"I would be far from quenching the smoking flax, -- from discouraging those that serve God in a low degree. But I could not wish them to stop here: I would encourage them to come up higher, without thundering hell and damnation in their ears, without condemning the way wherein they were, telling them it is the way that leads to destruction, I will endeavour to point out to them what is in every respect "a more excellent way."
"Let it be well remembered, I do not affirm that all who do not walk in this way are in the high road to hell. But this much I must affirm, they will not have so high a place in heaven as they would have had if they had chosen the better part. And will this be a small loss, -- the having so many fewer stars in your crown of glory? Will it be a little thing to have a lower place than you might have had in the kingdom of your Father? Certainly there will be no sorrow in heaven; there all tears will be wiped from our eyes; but if it were possible grief could enter there, we should grieve at that irreparable loss. Irreparable then, but not now. Now, by the grace of God, we may choose the "more excellent way."
I've just finished reading two books that made me think how fortunate I am to have been born into freedom. The first book is called 'Roots' by Alex Haley and is a story that traces the author's roots from present day (or near enough) America back through the generations to a tribe in Africa where his ancestors came from. The story starts by following a young boy as he grows up with his family in his village in Africa. He gets kidnapped and taken to America where he is sold into slavery. The main bulk of the book is about his life as a slave, and his children's children's lives as slaves. I have never before really considered what it must be like to be a slave - to be owned by another person. It cripples the soul. It was a stifling, meaningless existence, to serve a master who treated you as less than human. You were stripped of your dignity, your family, and your hope. The second book I have been reading is 'A Thousand Splendid Suns' by Khaled Hosseini. The story is set in Afganistan and covers the events of the 1970s to present day. The book follows two Afganistan women who, though not officially slaves, have no freedom because they have been forced into marriage with a man who makes them stay at home and do as they are told or they get beaten. They live a life of repression and misery too. The books are very well-written and have positive endings, so it's not all doom and gloom! I enjoyed the journey, despite a few tears along the way, and I'm glad there are writers out there who open the eyes of people like me who are privileged enough to be free.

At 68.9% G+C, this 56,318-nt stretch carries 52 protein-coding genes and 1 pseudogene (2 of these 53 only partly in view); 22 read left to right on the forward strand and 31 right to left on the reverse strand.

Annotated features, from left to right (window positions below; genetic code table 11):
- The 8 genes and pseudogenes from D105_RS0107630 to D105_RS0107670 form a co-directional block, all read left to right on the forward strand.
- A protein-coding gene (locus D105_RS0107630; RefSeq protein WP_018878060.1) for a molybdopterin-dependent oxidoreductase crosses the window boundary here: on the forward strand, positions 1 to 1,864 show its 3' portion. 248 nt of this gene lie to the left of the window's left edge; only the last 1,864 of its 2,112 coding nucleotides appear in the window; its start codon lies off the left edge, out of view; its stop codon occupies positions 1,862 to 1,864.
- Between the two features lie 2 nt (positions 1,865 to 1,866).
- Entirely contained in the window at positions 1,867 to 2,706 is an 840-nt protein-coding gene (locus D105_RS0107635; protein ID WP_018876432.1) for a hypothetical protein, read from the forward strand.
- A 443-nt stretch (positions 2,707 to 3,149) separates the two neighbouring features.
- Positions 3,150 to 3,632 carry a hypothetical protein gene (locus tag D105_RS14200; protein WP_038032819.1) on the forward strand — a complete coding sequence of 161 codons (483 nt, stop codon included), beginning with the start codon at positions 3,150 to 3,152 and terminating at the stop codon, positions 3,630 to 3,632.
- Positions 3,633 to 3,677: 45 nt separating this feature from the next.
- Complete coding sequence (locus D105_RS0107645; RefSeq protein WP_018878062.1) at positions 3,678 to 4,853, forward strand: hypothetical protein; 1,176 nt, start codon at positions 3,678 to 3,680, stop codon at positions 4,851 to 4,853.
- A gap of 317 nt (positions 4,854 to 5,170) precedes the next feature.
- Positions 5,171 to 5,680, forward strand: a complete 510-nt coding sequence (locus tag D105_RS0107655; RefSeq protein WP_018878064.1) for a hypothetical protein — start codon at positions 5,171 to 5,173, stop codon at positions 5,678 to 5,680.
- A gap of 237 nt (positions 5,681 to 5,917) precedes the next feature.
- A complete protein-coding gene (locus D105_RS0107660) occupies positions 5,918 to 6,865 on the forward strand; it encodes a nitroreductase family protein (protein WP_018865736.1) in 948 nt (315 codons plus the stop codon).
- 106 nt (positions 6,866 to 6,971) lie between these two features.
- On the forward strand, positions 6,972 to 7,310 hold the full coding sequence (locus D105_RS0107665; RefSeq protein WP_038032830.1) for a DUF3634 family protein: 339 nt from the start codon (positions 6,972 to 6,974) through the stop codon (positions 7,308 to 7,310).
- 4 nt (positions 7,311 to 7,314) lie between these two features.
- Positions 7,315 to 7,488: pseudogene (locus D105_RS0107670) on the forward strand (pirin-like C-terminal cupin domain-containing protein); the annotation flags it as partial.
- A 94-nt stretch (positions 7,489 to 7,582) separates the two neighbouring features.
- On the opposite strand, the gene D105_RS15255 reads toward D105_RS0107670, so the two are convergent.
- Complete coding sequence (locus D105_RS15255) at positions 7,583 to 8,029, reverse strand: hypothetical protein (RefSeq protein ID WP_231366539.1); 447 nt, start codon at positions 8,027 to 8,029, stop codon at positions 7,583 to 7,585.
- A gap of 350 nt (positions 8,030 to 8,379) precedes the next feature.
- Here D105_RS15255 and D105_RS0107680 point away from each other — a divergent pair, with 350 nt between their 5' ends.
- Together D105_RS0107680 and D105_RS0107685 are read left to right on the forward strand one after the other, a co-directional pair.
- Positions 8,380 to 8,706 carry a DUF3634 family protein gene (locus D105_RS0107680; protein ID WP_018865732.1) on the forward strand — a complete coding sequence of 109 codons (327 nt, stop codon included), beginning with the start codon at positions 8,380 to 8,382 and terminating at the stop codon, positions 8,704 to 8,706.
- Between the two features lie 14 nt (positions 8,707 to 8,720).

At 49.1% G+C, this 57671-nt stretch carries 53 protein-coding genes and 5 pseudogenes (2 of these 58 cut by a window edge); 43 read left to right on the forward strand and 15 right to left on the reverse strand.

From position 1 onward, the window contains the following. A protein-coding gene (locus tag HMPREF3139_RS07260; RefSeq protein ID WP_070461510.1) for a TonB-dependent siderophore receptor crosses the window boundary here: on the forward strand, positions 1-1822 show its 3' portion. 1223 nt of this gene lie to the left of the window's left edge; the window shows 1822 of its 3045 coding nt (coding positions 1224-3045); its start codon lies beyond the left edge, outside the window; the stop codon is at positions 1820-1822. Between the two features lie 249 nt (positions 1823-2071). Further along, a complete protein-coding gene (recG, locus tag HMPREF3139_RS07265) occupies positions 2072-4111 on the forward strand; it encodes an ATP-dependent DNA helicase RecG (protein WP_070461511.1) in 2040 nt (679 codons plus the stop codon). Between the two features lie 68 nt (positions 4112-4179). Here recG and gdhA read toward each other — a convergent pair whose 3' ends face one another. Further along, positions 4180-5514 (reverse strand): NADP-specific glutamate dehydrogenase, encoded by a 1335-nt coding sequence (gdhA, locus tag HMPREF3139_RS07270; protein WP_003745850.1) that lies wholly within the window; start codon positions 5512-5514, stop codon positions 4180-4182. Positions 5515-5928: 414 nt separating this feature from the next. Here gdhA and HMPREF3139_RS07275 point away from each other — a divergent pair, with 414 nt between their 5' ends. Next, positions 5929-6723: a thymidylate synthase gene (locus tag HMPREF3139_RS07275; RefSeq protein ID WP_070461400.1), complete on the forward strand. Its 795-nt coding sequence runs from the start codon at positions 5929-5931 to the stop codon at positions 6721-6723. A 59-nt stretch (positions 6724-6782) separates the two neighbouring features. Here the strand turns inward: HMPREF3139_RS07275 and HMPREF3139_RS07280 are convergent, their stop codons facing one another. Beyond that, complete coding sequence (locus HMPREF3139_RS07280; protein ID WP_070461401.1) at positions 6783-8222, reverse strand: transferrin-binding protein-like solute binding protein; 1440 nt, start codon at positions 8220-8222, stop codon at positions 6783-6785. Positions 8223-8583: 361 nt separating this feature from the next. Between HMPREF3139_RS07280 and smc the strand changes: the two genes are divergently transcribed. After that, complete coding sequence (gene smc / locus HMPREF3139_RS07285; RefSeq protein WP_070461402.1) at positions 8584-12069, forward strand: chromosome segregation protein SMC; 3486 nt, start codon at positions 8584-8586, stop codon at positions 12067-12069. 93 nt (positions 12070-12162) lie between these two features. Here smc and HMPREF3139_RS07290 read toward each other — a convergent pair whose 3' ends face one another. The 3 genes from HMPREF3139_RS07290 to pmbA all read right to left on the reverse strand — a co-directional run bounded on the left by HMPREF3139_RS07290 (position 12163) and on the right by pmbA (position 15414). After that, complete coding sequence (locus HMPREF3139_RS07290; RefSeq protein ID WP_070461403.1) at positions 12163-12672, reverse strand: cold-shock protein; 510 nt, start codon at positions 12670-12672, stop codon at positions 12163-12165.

It's been a scorcher of a day today, reaching 43.1 degrees Celcius with a heat index of 45C due to the humidity. The heat indoors gets pretty extreme too on days like these. I don't think we would have been able to stay at home if we didn't have the aircon in place - just in the nick of time! As it is, it's now 10pm, 35 degrees C outside and 28 degrees inside (in the rooms without aircon units). I washed my hands before making tea this evening and I couldn't keep my hands under the tap because the water was so hot - and that was the COLD tap! Scarlett had her bath as usual this evening but in cold water as the bathroom was too hot to put her into a warm bath. Crazy. So, a hot new years eve at home for us tonight! And a happy new year to you all.
Now Scarlett is a full-on toddler, we have to have at least one outing a day to prevent her getting cabin fever indoors, and usually we go to the shops or the park. She loves going to the park, and when I put her in the car or the pram she pipes up with 'park' 'park' 'park'! But the summer is making it a bit difficult to get out, and timing is everything. If it's forecast to be a hot day, and we're walking somewhere we have to make sure we're home before 9.30am otherwise we get heat exhaustion! Today was a success - it is forecast to reach 40degrees and Scarlett woke at 6.30am as usual and becasue it's going to be a hot one, we were breakfasted and dressed and on our way to the park by 7.30am! It was lovely. The air was still cool despite the hot sun, so we didn't overheat, and it was nice to be the first to say 'good-morning ' to the locals as they walked their dogs. We were home by 8.30am and matt didn't even know we'd gone - he was still asleep when we got back!